The last time I was in Rhodes we stayed in Afandou very close to Faliraki which is a quite resort with some good restaurants and the beach is massif but chingles also a working village.
I have stayed twice in Faliraki which as some quite parts and also a great beach sandy.
Rhodes Town is a jem the old town is in the castle full of shops and a few restaurants, The new town is very cosmopolitan with a few desighner shops.
The harbour front restaurants are a bit expensive more cheaper in the town.There are a lot of cruise ships comeing and going also.
Ixia and Trianda closer to Rhodes Town and the airport on the other side of the Island.


Travel Tips for Rhodes (Island)

Tourist Information


This is a very important spot of Rhodes. The Tourist Information office is located near Mandraki harbour, very close to the Bus Station and the Municipal Market.

I found the office extremely helpful. The staff speaks at least English and German. You can get get lots of valuable and useful infomation here, related to both the town and the island. Here you can also pick your bus schedule, city and island map etc.

The Colossus of Rhodes

by Balam

The Colossus of Rhodes was one of the seven wonders of the ancient world, however, it did not bestride the harbour entrance as is commonly pictured. It's 20 tons of bronze would have sunk immediately into the sea bed. The statue of Rhodes' protector, sun-god, Helios, 32 metres (105 ft.) high, probably stood near the Palace of the Grand Masters, site of an ancient sanctuary.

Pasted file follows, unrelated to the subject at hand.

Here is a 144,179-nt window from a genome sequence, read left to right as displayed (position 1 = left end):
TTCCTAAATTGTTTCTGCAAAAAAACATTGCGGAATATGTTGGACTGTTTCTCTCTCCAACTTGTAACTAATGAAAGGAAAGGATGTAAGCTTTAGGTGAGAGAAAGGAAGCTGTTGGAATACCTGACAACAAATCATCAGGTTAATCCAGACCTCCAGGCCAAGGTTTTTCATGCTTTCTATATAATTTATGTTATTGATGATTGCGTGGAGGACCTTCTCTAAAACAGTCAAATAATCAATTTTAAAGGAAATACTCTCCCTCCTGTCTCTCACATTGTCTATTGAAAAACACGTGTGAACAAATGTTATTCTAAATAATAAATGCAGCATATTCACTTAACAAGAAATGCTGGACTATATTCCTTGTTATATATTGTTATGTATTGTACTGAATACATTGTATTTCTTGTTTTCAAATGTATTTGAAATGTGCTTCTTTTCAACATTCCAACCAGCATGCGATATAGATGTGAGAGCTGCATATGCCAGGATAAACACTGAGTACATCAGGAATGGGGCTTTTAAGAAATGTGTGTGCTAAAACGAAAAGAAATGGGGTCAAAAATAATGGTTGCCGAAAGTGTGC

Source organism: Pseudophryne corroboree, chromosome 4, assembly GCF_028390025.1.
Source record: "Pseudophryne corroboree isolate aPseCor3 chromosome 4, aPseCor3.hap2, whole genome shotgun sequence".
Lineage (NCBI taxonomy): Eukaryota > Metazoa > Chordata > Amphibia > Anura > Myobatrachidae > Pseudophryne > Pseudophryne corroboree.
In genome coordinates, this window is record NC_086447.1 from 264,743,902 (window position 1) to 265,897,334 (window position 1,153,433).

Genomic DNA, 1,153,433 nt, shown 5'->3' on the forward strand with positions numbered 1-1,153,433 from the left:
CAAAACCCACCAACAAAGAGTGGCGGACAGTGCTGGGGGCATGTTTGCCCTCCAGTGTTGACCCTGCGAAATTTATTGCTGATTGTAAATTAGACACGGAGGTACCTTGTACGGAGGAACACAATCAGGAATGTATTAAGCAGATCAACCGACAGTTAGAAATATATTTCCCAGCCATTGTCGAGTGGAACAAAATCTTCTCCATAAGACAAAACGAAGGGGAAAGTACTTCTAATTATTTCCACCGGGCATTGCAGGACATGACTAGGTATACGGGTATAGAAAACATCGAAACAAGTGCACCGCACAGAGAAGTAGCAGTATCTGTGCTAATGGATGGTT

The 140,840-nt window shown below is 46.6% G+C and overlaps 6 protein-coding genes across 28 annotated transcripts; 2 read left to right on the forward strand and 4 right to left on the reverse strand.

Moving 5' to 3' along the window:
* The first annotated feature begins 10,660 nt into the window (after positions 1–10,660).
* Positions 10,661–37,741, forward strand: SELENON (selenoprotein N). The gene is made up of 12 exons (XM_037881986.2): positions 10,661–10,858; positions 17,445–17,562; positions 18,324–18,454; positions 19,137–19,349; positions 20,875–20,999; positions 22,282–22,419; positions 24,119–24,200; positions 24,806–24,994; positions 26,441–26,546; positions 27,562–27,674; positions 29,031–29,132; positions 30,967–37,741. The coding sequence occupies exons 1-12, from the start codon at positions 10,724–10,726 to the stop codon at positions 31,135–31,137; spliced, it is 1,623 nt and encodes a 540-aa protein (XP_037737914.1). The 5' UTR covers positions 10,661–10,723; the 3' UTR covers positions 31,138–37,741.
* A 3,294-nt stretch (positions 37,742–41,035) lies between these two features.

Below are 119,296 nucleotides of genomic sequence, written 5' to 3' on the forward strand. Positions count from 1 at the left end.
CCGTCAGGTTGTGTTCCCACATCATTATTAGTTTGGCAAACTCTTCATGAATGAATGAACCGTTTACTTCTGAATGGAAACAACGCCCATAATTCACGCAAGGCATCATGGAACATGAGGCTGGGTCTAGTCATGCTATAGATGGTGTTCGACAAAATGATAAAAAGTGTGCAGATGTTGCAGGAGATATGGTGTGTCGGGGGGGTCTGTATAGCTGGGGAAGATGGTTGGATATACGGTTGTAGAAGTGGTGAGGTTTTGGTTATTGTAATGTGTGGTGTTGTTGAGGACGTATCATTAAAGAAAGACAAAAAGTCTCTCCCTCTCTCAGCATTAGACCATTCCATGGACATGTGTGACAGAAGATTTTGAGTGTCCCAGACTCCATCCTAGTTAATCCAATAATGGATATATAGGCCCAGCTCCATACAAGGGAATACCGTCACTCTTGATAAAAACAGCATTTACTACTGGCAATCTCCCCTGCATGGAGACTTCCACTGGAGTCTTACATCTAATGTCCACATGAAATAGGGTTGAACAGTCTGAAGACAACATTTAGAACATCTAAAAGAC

Sculptor Charles of Lindos took 12 years to cast the Colossus. Extracting bronze from battle machines and tools left after Demetrius's abortive siege, he finished the work around 290BC. He commited suicide after discovering a mistake in his calculations. An assistant tried to correct it but to no avail. During an earthquake around 225BC, the Colossus cracked at the knees and crashed to the ground.
The Delphic oracle warned Rhodians not to restore the statue, and the crumpled bronze lay where it had fallen for nearly 900 years. Arab pirates shipped it to the Lebanon, selling it as scrap to Jewish merchants, who needed 90 Camels to carry it away.

Drivers holiday

by Englischer